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This prospective study of food variety seeking among children was conducted between 1982 and 1999, with a follow-up in 2001-2002. Two- to three-year-old children were given a free choice of lunch foods in a nursery canteen. Their food choices were recorded and used to calculate early variety seeking scores, globally and by food group (vegetables, animal(More)
The interindividual variation in the sensitivity to bitterness is attributed in part to genetic polymorphism at the taste receptor level, but other factors, such as saliva composition, might be involved. In order to investigate this, 2 groups of subjects (hyposensitive, hypersensitive) were selected from 29 healthy male volunteers based on their detection(More)
OBJECTIVE The objective of this study was to describe the changes in salivary protein profiles in infants between the ages of 3 and 6 months, and to evaluate the impact of teeth eruption and introduction of solid foods on such profiles. DESIGN 73 infants were followed longitudinally at 3 and 6 months of age. Their whole saliva proteins were separated by(More)
Peptide retention in reversed-phase chromatography depends mainly on the amino acid composition of peptides and can therefore be predicted by summing the relative hydrophobic contributions of each constitutive amino acid residue. The prediction is correct for small peptides but overestimates the retention times of peptides larger than 10-15 residues. A new(More)
The present study aimed to investigate olfactory anhedonia and olfactory negative alliesthesia in depressed patients. Two odorants, one with pleasant (vanillin), and one with unpleasant (butyric acid) hedonic valence were evaluated by 30 depressed inpatients and 30 controls (healthy subjects, matched by age and gender). Participants explored the hedonic(More)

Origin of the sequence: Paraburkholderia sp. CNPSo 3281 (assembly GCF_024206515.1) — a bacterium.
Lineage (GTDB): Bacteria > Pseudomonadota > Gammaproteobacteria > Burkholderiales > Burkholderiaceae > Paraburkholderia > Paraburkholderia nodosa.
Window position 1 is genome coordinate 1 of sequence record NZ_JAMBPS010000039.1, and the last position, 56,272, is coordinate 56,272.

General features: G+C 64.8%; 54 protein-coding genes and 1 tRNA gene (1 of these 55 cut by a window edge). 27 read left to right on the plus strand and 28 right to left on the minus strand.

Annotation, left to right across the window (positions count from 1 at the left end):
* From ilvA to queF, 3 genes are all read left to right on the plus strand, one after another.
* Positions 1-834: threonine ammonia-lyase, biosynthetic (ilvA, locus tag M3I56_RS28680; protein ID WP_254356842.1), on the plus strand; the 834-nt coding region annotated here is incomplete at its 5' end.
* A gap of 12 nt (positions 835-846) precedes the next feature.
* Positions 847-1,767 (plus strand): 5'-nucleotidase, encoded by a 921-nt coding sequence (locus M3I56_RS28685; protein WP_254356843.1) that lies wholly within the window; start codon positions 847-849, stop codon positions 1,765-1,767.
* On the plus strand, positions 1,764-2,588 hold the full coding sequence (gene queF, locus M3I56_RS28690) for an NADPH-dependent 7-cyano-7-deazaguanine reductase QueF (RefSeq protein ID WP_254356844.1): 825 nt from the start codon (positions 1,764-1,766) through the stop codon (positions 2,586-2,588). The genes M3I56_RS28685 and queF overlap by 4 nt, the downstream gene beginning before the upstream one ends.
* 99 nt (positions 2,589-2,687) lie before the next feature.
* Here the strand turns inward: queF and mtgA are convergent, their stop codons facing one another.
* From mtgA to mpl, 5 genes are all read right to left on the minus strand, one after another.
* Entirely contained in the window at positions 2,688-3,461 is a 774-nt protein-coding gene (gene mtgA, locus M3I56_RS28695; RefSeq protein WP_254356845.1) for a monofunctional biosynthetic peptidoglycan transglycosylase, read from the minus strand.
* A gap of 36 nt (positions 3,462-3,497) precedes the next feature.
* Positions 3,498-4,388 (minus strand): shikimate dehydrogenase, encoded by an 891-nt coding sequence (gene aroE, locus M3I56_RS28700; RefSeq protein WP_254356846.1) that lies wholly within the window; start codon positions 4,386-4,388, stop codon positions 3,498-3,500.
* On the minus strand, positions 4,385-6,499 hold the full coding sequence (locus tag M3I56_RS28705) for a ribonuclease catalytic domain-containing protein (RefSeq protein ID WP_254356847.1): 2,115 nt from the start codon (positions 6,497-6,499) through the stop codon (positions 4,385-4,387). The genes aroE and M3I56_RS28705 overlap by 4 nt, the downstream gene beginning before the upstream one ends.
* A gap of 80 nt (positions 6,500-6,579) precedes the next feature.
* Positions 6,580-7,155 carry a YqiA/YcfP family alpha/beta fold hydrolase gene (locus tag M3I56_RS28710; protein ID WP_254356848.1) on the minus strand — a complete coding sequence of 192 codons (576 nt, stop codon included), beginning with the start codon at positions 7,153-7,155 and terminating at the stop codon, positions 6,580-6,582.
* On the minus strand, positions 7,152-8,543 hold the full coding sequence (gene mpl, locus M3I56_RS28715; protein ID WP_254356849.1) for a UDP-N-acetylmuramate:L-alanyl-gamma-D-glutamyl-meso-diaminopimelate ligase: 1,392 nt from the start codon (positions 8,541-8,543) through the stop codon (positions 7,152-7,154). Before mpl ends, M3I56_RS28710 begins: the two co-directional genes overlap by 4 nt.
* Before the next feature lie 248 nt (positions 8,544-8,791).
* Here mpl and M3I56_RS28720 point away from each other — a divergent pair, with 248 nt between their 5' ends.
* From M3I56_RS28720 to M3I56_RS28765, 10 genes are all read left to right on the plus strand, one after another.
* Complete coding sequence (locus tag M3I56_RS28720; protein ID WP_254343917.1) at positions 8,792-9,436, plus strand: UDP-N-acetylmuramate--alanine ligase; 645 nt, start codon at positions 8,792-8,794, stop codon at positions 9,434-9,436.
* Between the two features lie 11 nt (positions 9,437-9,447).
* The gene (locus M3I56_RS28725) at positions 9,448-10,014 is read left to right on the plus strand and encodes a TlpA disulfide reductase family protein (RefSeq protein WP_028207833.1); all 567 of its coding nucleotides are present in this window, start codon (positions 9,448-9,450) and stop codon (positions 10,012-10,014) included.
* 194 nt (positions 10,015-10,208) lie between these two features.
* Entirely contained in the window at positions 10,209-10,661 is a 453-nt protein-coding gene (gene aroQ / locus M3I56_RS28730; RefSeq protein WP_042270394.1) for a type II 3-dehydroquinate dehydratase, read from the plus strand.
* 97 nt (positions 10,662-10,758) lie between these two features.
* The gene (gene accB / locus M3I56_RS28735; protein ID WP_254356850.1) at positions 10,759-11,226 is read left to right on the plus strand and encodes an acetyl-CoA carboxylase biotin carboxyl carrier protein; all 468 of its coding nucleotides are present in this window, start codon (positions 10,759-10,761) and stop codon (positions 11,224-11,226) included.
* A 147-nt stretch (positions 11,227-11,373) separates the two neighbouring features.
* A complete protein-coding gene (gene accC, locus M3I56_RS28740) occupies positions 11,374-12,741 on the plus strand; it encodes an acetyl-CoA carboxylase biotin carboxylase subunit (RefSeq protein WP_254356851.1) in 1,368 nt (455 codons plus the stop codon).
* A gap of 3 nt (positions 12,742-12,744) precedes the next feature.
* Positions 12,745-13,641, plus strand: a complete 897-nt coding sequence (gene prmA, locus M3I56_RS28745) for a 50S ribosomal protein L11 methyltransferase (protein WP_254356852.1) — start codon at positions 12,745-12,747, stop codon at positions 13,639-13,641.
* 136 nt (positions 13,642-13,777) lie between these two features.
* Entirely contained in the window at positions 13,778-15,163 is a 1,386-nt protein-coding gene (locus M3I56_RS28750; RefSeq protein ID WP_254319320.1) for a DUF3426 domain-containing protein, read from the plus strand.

BACKGROUND & AIMS Previous studies showed that (1) breastfeeding and (2) higher food variety early in weaning can increase acceptance of new foods for the next few days. Here we measure, in two European regions, effects of breast or formula feeding and experience with different levels of vegetable variety early in weaning on new food acceptance during two(More)
The odors we perceive are mainly the result of mixtures of odorants that, however, are commonly perceived as single undivided entities; nevertheless, the processes involved remain poorly explored. It has been recently reported that perceptual blending based on configural olfactory processing can cause odorant mixtures to give rise to an emergent odor not(More)
Children's vegetable intake is below the recommended amounts. No studies to date have tested the relevance of using salt or spices to increase children's vegetable acceptance. Our objective was to compare the effect of repeated exposure (RE) and of flavor-flavor learning (FFL) on toddlers' acceptance of a non-familiar vegetable. Two unconditioned stimuli(More)
Food consumption in young children is guided by their food preferences, which are partly determined by their attraction to the different tastes (sweet, salty, sour, bitter, and umami tastes). Early food experiences might modulate this attraction. Yet, no study has previously described the tastes of infant foods during the first year of life. This is the(More)
Introduction of solid foods is a major step in the establishment of eating behavior and is likely to affect children's health. However, the role of taste in acceptance of new foods, in particular in the first months of complementary feeding, is not fully understood and was the aim of the present study. Infants had to be in good health to participate (N=74).(More)